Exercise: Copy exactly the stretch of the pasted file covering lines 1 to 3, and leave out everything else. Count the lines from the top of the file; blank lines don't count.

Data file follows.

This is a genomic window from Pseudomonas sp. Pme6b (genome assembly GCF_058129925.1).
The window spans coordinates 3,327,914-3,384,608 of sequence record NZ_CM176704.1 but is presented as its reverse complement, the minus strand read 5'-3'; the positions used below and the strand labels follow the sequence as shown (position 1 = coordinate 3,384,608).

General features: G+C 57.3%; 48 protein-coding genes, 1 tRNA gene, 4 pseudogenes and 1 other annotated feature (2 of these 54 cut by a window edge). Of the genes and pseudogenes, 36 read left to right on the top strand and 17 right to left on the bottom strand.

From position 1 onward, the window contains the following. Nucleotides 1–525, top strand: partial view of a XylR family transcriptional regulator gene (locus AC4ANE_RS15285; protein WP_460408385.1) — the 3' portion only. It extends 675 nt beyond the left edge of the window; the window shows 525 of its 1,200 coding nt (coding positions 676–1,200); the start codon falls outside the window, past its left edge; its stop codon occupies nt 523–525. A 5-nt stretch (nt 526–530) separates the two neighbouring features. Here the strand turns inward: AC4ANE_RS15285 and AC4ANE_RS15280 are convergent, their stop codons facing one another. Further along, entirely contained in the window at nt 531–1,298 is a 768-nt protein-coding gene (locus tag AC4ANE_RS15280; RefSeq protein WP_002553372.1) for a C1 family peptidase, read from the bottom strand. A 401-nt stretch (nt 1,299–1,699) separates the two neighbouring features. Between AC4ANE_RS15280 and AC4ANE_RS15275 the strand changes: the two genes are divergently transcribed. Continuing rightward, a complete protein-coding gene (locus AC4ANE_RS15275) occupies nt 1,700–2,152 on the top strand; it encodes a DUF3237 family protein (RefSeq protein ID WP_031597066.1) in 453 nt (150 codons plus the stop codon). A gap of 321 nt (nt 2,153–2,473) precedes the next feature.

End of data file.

This is a genomic window from Pseudomonas sp. Pme6b (genome assembly GCF_058129925.1).
The window spans coordinates 3,327,914-3,384,608 of sequence record NZ_CM176704.1 but is presented as its reverse complement, the minus strand read 5'-3'; the positions used below and the strand labels follow the sequence as shown (position 1 = coordinate 3,384,608).

General features: G+C 57.3%; 48 protein-coding genes, 1 tRNA gene, 4 pseudogenes and 1 other annotated feature (2 of these 54 cut by a window edge). Of the genes and pseudogenes, 36 read left to right on the top strand and 17 right to left on the bottom strand.